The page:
Chicago Cabaret Professionals, having just completed a spectacular gala at Park West, now is planning its annual Merry Melodies holiday shows at Davenport’s, Dec. 5 & 6, which will feature a different line-up of Chicago’s diverse cabaret talent each evening. Each solo or duel spot is limited to two songs, so Merry Melodies will offer an ever-changing vista of holiday-themed musical entertainment.
If you’re reading this late, you may be too late. Little-known fact: on the 25th of each month, Broadway In Chicago offers a limited supply of $25 tickets for several of its touring Broadway shows. The shows offered today are Mary Poppins (at the Cadillac Palace through Nov. 6) and Ann (Holland Taylor’s tribute to late Texas governor Ann Richards), at the Bank of American Theatre Nov. 13-Dec. 4. The only catch: you can only access the tix through Broadway In Chicago’s Facebook page. They call the promo “$25 on the 25th.”We missed it by a few days, but The Athenaeum Theatre (2936 N. Southport) celebrated its 100th birthday with a public party on Oct. 11. This gem, lovingly restored over a period of years by the late Fred Solari, opened in 1911 as a recreational center for St. Alphonsus Church (of which it remains a part), serving the mostly German immigrant community of the day. The building featured a 1000 seat theater for German opera, a gymnasium, bowling alleys, and music and meeting rooms. Over the years, meeting rooms gave way to classrooms and the theater became a temporary church in the early 1950’s after a devastating fire damaged the St. Alphonsus sanctuary. Today the Athenaeum is once again fulfilling its original purpose as a theater as the classrooms have been renovated as three studio theaters and offices for various non-profit cultural organizations. Check out website for the current productions.
And next Wednesday is the 90th anniversary of the opening of the Chicago Theatre, designed in 1921 in florid French baroque style by the architect brothers George and Cornelius Rapp. The 3400-seat house, originally home to the greatest vaudeville headliners, was a crown jewel of the Balaban and Katz theater chain, and continued to offer a live stage show and a hit movie into the 1960’s before shuttering and falling into decay. It’s the place where, as a boy, I first saw Louis Armstrong live during one of the stage shows. The house was lavishly restored in the 1980’s.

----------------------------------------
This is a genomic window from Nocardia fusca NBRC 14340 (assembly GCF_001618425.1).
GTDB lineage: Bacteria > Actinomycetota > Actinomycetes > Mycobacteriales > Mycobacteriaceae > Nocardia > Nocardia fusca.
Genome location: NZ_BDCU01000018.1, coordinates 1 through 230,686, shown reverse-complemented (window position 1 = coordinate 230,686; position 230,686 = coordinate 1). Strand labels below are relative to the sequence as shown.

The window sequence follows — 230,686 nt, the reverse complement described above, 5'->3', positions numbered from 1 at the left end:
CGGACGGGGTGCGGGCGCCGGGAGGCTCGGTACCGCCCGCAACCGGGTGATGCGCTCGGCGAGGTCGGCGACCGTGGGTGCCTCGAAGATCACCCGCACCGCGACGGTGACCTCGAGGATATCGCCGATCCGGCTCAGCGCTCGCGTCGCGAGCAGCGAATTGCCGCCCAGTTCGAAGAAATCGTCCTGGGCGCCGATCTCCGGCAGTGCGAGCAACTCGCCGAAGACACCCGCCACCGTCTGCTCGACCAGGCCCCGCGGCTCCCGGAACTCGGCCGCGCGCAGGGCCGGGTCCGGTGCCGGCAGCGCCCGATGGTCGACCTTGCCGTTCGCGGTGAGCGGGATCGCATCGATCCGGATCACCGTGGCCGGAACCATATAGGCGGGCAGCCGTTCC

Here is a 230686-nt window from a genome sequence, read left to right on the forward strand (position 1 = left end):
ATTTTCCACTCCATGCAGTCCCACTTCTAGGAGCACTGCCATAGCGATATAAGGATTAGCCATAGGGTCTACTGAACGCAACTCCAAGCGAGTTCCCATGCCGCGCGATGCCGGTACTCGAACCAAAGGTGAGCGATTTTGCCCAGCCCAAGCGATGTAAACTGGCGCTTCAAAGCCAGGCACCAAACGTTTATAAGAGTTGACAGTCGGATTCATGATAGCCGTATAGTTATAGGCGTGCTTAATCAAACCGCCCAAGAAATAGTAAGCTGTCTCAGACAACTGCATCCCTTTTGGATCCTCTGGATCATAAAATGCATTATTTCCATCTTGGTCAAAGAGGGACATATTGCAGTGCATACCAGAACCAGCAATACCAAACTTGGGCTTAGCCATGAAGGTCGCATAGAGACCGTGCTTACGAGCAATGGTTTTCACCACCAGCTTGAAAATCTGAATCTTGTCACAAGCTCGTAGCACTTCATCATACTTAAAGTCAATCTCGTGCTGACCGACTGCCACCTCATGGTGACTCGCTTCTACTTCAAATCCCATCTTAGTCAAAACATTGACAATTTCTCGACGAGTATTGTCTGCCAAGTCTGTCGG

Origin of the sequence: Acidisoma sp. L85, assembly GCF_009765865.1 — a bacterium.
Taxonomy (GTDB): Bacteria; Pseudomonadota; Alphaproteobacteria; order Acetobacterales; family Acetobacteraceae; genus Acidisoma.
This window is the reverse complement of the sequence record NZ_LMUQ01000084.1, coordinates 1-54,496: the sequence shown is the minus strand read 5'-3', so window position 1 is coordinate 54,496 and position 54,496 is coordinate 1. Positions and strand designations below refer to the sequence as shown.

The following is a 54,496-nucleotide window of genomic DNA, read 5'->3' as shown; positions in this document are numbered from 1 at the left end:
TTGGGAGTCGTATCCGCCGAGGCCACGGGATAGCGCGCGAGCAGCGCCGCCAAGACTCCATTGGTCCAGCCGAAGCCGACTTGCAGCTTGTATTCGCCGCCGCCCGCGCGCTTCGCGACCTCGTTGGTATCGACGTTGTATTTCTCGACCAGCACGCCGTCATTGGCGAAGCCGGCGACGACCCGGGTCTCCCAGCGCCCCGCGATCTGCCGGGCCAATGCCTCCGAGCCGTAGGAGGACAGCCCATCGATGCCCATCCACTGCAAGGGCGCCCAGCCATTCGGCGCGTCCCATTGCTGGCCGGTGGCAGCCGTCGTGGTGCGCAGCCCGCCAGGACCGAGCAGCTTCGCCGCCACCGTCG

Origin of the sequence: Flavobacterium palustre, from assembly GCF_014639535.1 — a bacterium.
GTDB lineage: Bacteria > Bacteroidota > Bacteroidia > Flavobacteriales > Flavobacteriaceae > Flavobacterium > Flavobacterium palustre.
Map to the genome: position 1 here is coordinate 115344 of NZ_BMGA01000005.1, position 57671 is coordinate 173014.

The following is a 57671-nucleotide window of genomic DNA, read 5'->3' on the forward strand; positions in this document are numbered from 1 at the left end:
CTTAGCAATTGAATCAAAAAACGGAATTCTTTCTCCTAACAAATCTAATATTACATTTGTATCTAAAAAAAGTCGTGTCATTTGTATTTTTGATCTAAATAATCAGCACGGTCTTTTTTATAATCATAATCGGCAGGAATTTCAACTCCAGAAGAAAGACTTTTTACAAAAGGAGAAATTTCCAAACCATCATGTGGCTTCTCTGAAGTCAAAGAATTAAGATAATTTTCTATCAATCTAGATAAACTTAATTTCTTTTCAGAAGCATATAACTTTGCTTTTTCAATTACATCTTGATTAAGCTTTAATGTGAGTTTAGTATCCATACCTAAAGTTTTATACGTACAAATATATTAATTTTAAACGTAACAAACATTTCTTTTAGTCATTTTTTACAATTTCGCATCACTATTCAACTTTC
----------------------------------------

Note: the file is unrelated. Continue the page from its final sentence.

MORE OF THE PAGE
For Light Opera Works, the bricks-and-mortar story is neither an old theatre nor a new one. In the first major change to its physical set-up in years, Light Opera Works (LOW) has acquired new administrative and rehearsal headquarters that take its offices from Evanston to Wilmette and give the company its first proper rehearsal space that isn’t begged or rented on-the-cheap. The new HQ for the 31 year-old company will be the former Duxler Tire Center at 516 4th Street, a half-block from the Linden CTA Purple Line stop. An advantageous five-year lease will allow LOW to hold rehearsals for the first time in a suitably spacious facility, with a sprung dance floor, that replicates the company’s performance space, Northwestern University’s Cahn Auditorium. The new rehearsal center will be rented to other theater companies, dance instructors and fitness classes when not in use by LOW. It also means there’s a new box office phone number for patrons: (847) 920-5360. Web address remains the same: The next Light Opera Works show is The Secret Garden, Dec. 26-Jan. 1.